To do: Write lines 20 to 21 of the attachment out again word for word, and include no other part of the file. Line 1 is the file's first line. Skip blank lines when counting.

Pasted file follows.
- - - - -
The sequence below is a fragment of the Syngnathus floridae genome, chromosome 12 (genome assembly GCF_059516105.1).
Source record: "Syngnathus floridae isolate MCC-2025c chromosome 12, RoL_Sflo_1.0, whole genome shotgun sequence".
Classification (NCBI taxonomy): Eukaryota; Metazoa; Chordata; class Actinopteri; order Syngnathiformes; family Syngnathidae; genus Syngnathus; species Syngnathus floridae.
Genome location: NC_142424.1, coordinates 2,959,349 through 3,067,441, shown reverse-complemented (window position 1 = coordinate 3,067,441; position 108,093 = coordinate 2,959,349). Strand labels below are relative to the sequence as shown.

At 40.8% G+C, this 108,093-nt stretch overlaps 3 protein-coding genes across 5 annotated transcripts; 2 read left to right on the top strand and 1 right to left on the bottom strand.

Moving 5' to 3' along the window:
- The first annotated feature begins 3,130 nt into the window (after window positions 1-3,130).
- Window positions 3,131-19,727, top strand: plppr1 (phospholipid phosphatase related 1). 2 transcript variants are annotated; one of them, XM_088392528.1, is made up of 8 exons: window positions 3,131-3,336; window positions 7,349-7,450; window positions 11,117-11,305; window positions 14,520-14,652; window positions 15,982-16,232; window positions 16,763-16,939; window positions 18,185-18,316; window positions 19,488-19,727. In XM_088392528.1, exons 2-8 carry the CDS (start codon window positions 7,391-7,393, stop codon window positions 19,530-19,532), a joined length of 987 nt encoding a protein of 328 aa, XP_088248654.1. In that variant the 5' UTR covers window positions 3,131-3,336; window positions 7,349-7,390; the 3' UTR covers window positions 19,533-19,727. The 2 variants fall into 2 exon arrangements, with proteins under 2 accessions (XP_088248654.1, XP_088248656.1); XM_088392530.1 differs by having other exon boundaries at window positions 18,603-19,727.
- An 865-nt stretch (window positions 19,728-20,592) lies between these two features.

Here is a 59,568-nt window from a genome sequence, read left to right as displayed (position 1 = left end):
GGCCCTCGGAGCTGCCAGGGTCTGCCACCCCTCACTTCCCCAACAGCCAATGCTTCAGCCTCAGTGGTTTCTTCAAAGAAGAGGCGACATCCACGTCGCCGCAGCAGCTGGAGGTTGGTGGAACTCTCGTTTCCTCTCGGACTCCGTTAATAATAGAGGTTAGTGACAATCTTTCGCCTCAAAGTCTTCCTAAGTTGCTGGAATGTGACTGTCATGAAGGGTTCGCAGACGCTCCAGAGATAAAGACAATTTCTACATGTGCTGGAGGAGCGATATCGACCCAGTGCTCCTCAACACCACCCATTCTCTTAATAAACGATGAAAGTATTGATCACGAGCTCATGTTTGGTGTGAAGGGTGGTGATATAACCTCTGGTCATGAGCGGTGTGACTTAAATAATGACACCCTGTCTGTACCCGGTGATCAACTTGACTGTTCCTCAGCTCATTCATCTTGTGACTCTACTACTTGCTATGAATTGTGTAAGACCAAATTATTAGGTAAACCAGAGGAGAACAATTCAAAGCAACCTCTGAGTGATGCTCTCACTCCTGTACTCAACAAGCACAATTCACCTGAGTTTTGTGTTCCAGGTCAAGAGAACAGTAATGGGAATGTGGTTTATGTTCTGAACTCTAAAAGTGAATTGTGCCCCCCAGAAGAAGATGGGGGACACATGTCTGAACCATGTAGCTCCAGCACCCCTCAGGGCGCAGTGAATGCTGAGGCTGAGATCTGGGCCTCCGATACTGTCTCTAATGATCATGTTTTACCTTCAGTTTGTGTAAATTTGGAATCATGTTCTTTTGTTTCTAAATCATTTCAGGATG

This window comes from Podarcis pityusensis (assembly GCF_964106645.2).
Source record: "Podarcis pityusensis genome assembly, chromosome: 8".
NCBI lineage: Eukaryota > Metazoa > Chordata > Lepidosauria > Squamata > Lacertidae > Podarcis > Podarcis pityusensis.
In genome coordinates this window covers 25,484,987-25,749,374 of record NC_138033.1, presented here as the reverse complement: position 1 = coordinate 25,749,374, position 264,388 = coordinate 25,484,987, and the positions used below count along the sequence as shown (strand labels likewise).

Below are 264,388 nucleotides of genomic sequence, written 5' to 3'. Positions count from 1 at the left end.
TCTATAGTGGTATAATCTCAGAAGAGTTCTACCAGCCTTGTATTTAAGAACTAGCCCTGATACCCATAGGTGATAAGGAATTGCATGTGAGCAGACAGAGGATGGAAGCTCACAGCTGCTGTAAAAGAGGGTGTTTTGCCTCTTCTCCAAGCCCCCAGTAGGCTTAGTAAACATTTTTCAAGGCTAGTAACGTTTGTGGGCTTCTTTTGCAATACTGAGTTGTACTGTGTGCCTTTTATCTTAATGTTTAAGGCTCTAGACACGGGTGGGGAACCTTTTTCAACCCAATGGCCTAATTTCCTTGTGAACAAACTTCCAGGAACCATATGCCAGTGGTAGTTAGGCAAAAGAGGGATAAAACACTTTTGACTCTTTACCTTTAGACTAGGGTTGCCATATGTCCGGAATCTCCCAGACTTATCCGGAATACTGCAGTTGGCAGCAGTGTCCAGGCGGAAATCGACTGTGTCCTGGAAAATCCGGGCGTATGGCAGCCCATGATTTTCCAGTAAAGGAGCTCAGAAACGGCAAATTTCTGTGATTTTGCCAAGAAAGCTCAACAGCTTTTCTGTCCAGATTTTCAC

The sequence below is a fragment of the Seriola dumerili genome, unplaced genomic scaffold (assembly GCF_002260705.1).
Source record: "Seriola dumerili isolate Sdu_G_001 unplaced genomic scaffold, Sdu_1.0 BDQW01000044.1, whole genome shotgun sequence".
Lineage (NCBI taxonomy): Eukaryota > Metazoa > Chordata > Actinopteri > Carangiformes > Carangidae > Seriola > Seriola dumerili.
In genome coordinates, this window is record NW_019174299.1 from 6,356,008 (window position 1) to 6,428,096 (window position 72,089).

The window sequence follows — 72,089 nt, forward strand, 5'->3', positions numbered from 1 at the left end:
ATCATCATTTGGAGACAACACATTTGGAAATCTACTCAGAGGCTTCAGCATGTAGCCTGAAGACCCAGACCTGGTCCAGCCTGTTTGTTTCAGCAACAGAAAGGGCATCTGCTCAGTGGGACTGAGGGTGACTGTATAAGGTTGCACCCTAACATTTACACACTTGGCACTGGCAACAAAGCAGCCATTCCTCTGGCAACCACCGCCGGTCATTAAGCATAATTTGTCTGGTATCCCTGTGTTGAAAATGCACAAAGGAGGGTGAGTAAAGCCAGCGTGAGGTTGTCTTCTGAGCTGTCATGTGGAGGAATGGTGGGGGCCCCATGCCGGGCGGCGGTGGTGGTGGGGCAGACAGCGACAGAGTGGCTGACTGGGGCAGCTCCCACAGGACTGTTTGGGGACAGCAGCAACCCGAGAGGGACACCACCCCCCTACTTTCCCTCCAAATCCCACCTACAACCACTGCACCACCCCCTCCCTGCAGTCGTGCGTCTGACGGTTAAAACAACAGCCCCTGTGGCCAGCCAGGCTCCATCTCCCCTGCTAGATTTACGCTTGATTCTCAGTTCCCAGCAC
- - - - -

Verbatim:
Lineage (NCBI taxonomy): Eukaryota > Metazoa > Chordata > Actinopteri > Carangiformes > Carangidae > Seriola > Seriola dumerili.
In genome coordinates, this window is record NW_019174299.1 from 6,356,008 (window position 1) to 6,428,096 (window position 72,089).